This article continues directly on from How to Price Your Domains for any Market
One possible way to derive the mid-point number is to examine the average advertising spend by market vertical. We can then pin the mid-point for this data as being worth $2,000.
The below chart shows the “drink” category as being at the approximate mid-point in spend. This would suggest that domains above this category would have a higher mid-point value and domains less than this category a lower mid-point value.
Once again, with a little bit of Excel wizardry we can calculate the financial sector average domain spend being at $1543, which little less than the $2,000. Once again, we have a problem where the methodology being used is linear where in fact it may not be the case. Nevertheless, the financial services industry is a little above the mean point for the market verticals so our numbers shouldn’t be too far out.
We can now update our financial demand curve chart from the previous article so that now looks like the one below.
So where does this entire analysis go wrong? Domain investors are less concerned about the left-hand part of the demand curve but argue incessantly about the right side of the graph. They should rightly do so.
Since we know the mid-point we can plot a reasonable price for each domain. On a keyword by keyword basis we can allocate the level of demand divided by the total demand for all those keywords above the mid-point. We can then multiply this ratio by the $1543 we calculated earlier. And presto! This will mean that “homerefinance.com” is valued at $613,475!
We essentially then do the reverse process for those domains worth less than the mid-point. By using this method, we have the following valuations for the suite of “second mortgage” domains we looked at earlier.
Secondmortgagerates.com - $1,157
Secondmortgageloans.com - $1,548
Secondmortgage.com - $1,683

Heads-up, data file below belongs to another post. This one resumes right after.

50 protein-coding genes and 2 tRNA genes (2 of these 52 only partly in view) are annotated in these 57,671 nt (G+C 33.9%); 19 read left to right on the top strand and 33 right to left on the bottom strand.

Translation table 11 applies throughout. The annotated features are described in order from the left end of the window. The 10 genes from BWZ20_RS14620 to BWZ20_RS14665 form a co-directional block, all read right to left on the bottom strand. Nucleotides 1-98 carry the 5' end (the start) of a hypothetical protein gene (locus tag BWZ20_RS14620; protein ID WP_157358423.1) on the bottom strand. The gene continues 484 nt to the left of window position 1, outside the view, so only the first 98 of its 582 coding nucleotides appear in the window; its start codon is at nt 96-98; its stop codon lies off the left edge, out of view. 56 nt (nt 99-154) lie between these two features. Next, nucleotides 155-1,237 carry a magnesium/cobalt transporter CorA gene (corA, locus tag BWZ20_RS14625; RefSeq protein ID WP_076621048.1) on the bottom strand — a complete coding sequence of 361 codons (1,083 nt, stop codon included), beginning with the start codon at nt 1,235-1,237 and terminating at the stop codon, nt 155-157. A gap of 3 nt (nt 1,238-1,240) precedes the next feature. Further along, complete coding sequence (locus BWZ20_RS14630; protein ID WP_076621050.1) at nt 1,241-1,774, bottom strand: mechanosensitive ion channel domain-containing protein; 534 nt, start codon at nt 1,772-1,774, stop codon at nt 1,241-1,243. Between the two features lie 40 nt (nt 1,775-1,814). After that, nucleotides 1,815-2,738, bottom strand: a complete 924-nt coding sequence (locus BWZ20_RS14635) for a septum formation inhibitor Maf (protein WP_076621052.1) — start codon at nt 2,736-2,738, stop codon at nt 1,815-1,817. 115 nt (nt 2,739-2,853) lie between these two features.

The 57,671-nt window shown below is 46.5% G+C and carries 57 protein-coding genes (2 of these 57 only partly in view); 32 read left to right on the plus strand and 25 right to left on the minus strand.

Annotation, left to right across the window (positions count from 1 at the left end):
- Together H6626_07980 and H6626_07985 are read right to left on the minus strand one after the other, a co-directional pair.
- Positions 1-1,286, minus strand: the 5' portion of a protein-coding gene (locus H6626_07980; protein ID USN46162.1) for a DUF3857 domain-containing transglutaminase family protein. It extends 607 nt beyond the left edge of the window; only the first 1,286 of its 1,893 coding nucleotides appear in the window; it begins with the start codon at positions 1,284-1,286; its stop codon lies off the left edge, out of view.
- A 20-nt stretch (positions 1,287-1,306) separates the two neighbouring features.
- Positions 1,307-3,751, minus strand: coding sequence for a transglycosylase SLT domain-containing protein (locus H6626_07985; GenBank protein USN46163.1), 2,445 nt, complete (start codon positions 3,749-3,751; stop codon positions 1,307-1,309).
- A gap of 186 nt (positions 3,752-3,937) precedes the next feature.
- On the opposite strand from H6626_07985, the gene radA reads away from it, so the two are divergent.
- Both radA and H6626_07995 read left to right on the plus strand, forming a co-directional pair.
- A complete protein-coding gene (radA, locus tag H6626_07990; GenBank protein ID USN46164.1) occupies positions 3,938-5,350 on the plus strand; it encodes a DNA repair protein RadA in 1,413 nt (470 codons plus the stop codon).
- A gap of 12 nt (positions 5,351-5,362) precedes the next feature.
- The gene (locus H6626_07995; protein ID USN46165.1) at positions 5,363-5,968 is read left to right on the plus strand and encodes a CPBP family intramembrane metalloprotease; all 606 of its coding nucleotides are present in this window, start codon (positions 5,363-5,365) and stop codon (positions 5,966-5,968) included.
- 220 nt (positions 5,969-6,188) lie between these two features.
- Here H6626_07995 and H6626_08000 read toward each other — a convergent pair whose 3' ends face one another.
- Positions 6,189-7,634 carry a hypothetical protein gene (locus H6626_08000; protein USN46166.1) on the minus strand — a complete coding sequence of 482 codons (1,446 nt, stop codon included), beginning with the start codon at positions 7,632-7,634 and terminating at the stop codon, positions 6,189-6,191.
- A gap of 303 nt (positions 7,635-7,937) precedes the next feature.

Refinancesecondmortgage.com - $3,669
The question needs to be asked, do these values look sensible? Yes and also no…..and here’s the double conundrum for the domain investor.
For a motivated buyer, these valuations can be out by a factor of ten. The pricing will be influenced by the what you glean from the conversation and this is the “art of the deal”. It’s one of the reasons why some domain investors work exclusively with select brokers.
The second issue, is how long do you want to hold your domain assets? If you’re prepared to hold your domains for ten years, then start dividing the prices by an increasing value of 10% per year. This means the first year the domains will be worth ten times the above and the second year 10% less etc.
BUT if you are wanting to sell the domains with some science behind the pricing then these don’t feel absurd. A component that I have not taken into account is the excess in supply for the volume of searches conducted on each keyword. This can potentially influence the pricing discussion.
Now before you jump up and down claiming your domains are worth far more than what I’m suggesting then ask yourself these simple questions.
Am I looking at a domain that is close to the right-hand asymptote? If you are then the methodology will likely be a little shaky.
How many offers have I received in the last 12 months for this domain? In other words, are you pricing your domain outside of the market's expectations.
What is the average offer size? If you have received offers, what are they?
Over the years ahead I plan on continuing to refine the model to dig into what else that can be influencing a domain sale’s price. What I don’t want to do is get into market comparables. In my opinion discussion comparables completely undermines the uniqueness of a domain and potentially pushes a buyer to look for other options.
I hope you have found these couple of articles an interesting read. Please leave any questions and comments below.....I'd love to receive some :-)